A new $20 million program aims to help more than 1,000 Detroiters access home repair resources, over three years, through a network of nonprofits.
The Detroit Home Repair Fund — financed by the Gilbert Family Foundation, DTE Energy and health care organization ProMedica — was created to address the living conditions in Detroiters’ homes, officials said Tuesday during a news conference announcing the program. The result may be fixed roofs, stairs, windows, drywall and foundations.
“We are about to break a cycle that has trapped thousands of Detroit residents over the last two decades,” said Laura Grannemann, executive director of the Gilbert Family Foundation. “Too many residents in the city of Detroit have faced a horrible decision: They either live in unsafe homes because they can’t afford critical home repair resources or they leave their properties — many of which have been in their families for generations.”
An estimated 37,630 Detroit households live in “inadequate” conditions, according to an October report from the University of Michigan’s Detroit Metro Area Communities Study. That may include a home with exposed wiring or electrical issues, a broken furnace or no running water.
Residents with low and moderate incomes are more likely to live in poor housing conditions, according to the report. White Detroiters are half as likely to reside in these homes, compared with residents of color. And more renters live in inadequate homes than homeowners.
The report found that among the most frequent repair concerns Detroiters had: stopped up plumbing, pests, crumbling porch, unsafe trees, broken appliances, insufficient insulation and damaged roof.
The need for repairs funds in Detroit could be as high as $4 billion, Grannemann estimated.
“Home repair is critical in stabilizing neighborhoods,” Council President Mary Sheffield said. “It shuts off the pipeline to blight in our communities and with home ownership being the cornerstone of building wealth and stabilizing families, home repair creates and preserves generational wealth for Detroiters who have stayed and sustained our city.”
Detroit homeowners with incomes at or below 200% of the federal poverty line — or a person making $27,180 — who have applied for the city of Detroit’s poverty tax exemption, better known as the HOPE program, are eligible to get assistance through the fund.
There is no minimum or maximum amount that will be spent on each home.
Grannemann said one of the goals is to simplify the process for trying to get home repair help. That includes soliciting bids from contractors, talking to residents about their needs and doing inspections.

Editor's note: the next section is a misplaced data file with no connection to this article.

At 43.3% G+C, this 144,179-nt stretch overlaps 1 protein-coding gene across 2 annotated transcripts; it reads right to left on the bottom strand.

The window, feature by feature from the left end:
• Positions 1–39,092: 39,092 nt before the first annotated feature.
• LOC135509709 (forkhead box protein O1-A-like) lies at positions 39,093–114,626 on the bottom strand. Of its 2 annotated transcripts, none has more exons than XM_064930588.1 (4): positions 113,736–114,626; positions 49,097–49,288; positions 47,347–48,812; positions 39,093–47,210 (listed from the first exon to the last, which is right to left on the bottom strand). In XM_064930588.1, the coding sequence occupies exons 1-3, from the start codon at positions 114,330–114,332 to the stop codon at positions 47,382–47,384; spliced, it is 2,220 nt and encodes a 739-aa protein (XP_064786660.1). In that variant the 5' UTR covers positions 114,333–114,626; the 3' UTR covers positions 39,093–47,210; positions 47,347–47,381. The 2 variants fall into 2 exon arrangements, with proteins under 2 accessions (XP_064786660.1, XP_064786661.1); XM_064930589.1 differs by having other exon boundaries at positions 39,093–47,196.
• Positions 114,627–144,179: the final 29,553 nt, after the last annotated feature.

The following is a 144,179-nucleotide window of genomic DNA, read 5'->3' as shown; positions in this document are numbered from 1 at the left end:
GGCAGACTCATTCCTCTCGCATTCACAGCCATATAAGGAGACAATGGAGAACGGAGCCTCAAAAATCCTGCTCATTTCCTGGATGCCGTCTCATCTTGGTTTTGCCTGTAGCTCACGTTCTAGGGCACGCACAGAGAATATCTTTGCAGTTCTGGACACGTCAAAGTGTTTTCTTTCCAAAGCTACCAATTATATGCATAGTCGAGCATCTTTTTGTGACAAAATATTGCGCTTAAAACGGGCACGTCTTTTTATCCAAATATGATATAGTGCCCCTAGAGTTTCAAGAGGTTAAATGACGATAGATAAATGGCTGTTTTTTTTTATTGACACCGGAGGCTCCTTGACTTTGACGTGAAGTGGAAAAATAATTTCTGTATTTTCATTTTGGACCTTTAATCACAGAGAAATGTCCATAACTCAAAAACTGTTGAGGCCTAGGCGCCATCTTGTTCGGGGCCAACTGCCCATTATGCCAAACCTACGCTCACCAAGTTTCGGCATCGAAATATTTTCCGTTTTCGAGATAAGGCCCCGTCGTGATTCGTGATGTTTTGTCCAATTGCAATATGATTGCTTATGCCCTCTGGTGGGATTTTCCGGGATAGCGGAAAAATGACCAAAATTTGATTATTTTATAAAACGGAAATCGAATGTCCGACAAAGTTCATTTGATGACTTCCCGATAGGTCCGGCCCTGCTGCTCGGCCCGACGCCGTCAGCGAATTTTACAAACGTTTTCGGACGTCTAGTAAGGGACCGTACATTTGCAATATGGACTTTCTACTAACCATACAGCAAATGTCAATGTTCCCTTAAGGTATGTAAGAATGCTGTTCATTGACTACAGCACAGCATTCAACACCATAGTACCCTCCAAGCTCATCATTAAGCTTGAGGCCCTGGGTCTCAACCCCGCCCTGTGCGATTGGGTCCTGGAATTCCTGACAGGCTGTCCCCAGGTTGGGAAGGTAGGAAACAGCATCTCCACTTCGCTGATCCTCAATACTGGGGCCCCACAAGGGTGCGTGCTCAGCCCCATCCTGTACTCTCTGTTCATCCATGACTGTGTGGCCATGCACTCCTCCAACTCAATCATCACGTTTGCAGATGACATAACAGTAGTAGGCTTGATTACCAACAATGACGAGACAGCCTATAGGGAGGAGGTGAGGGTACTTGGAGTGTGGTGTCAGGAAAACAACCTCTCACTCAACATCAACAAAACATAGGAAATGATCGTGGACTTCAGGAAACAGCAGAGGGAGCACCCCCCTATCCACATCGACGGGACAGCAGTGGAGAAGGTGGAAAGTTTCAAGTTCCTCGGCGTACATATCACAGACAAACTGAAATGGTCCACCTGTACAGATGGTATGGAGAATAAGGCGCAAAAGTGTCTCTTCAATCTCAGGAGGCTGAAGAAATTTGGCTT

The fund will first be available to community organizations working with DTE Energy’s Energy Efficiency Assistance Program, including Wayne Metropolitan Community Action Agency, the United Community Housing Coalition, Eastside Community Network, Matrix Human Services, CLEARCorps Detroit and EcoWorks. Those currently enrolled in DTE’s program will “automatically be flagged for participation,” Grannemann said.
The Detroit Home Repair Fund has set out to address the more foundational and expensive issues — such as holes in a roof — that a homeowner needs to tackle before they can even make their home energy efficient, officials said Tuesday.
DTE’s program makes upgrades to home appliances, furnaces, water heaters, windows and air sealing, Trevor Lauer, president and COO of DTE Electric, said.
“We’re really going to be able to, as a group, more holistically address the issues that some of these customers have to go above and beyond normal energy efficiency,” Lauer said.
Detroiter Loretta Powell signed up for DTE’s program last year and received a water heater and furnace but she still needs repairs including windows and a new deck.
As Powell was volunteering with the nonprofit Eastside Community Network, making phone calls and going door-to-door to let people know about resources to avoid property tax foreclosure, she noticed how many homes “desperately” needed home repairs. At times, it was too dangerous to walk up broken stairs, she said.
“We need help,” Powell said. “Detroit desperately needs home repair programs for our community because our homes need to be safe to live in.”
Home repair was among the top concerns Detroiters raised when asked last year how they would like their city government to spend an influx of federal COVID-19 relief dollars. Researchers, residents and community organizations have said existing programs are difficult to tap into and don’t address the breadth of repair needs in the city.
The biggest issue now, particularly with seniors, is addressing improvements in their homes, Mayor Mike Duggan said.
“(They’ve) got a hole in their roof, they’ve got a plumbing problem, there’s wind blowing into the windows, they need some grants to be able to stay there because they don’t want to leave. They love their homes,” Duggan said.
Last fall, the city of Detroit launched a program to replace 1,000 roofs for low-income seniors and homeowners with disabilities, funded by $30 million in federal American Rescue Plan dollars.
That work is expected to begin later this summer, Duggan said Tuesday.
Advocates at the time said that pot of funding was not nearly enough to address the wide scale of repair needs.
Daisy Jackson, vice president of the Field Street Block Club in Detroit’s Islandview neighborhood, said residents are dealing with holes and leaks. They need new roofs and insulation.
Jackson said it’s important for residents to have one place to get help for repair funding.
“You’ve got to jump through hoops to get the resources,” Jackson said.
The fund operates on a first come first served basis. The repair work is slated to begin June or July. Those interested can call the Detroit Home Repair Fund at 313-306-2082 to see if they qualify and for more information.